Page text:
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Unleashing Audacious Wholeness

Wholeness is an often talked about idea that sounds good yet doesn’t match the reality of today’s business environment. Leaders often say, “yes, I want that and it’s just not reasonable to expect.” The irony is that wholeness is, it exists, and it is accessible when we give a bit more focus to our internal capacities for intuition, instinct, imagination, and an appreciation for seeing something we don’t already know. This blog puts some historical context around what makes it feel hard to be audaciously whole and offers five super easy practices to being unleashing wholeness in your uniquely audacious way. 

At this fractious and chaotic moment in human history, unleashing audacious wholeness may appear fantastical, not practical, or possible. Considering this invitation from an outside-in perspective, pursuing BHAGs for any business feels daunting. Cascading global crises, humanitarian and environmental disasters, and governmental leaders with questionable ethics influence our sense of wholeness. That influence produces stress that can lead to anxiety and diminishment of cognitive, emotional, and physical vitality. A natural phenomenon, many leaders quietly suffer under the weight of responsibility to navigate this environment, shielding their team, customers, and family in what feels like an impossible dream. Already working outside their comfort zone due to the environment, leaders are loathe to give much head space to paradigm shift and being ambitious; they want first to survive.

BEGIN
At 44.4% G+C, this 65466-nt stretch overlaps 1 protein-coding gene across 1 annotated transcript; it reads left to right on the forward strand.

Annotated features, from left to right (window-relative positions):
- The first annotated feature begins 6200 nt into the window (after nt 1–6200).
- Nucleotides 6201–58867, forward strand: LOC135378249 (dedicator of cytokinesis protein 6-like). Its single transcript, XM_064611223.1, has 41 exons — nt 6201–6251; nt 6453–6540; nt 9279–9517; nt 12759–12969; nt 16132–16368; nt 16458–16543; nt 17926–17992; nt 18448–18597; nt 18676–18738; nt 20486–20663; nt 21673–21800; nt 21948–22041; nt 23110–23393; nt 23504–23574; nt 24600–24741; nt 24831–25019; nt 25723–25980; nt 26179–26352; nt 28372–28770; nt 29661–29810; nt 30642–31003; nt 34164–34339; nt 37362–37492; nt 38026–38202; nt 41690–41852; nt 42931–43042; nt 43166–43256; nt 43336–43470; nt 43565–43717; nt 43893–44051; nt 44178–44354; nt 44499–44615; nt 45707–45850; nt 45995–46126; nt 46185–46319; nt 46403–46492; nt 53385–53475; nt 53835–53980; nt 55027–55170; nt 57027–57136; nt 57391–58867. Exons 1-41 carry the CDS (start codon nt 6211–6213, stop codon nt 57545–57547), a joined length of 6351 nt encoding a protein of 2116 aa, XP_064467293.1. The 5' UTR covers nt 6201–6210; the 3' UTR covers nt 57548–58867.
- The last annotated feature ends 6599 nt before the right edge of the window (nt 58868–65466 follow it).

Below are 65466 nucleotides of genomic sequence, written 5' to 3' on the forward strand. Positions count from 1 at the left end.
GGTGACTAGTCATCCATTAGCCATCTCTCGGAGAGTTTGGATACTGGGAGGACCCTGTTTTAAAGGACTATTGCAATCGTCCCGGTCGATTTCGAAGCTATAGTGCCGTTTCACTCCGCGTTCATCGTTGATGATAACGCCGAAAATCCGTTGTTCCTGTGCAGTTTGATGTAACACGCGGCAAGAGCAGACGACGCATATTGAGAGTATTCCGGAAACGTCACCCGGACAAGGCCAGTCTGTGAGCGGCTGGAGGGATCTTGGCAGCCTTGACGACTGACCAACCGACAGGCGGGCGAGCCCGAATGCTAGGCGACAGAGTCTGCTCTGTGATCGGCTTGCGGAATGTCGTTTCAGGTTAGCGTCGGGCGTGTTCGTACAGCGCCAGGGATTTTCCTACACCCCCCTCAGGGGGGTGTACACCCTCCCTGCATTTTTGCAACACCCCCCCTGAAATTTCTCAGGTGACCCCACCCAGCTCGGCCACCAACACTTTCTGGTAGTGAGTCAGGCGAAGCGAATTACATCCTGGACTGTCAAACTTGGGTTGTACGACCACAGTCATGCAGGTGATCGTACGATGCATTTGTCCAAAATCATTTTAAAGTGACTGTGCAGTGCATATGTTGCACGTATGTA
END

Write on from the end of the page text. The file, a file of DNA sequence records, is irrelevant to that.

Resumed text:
Pause attention on that outside-in description of the current circumstances on the planet. Take a breath and shift your attention to the inside out. To do that, use your imagination to focus on your internal landscape, the parts of you that exercise intuition, instinct, and an appreciation for the organic and spontaneous as valuable and coexistent with the analytical and planned. Notice how you now experience the same circumstances differently; your experience shifts, and you perceive the circumstances from a new angle. My simple invitation provokes something; it's accessible yet profound. It's an exercise to illustrate that shift is possible instantly, provides a valuable new perspective, and perhaps, alone as a single step, is not sustainable. Why is that?

In the 15th century, humanists popularized the idea that all humans have the capacity for self-improvement. In the 20th century, Dr. Carl Jung broke away from the psychological theory of the time to develop analytical psychology based on the idea that all human beings are already whole and that life is a journey to integrate all parts of the self to self-actualize. He saw wholeness as the internal force that drives human development. Unfortunately, businesses from then on, right up to the 21st century, pushed personal life development out of professional life development. Top leaders viewed these two domains as entirely separate, denying the principle of wholeness and negatively impacting efforts to optimize human potential.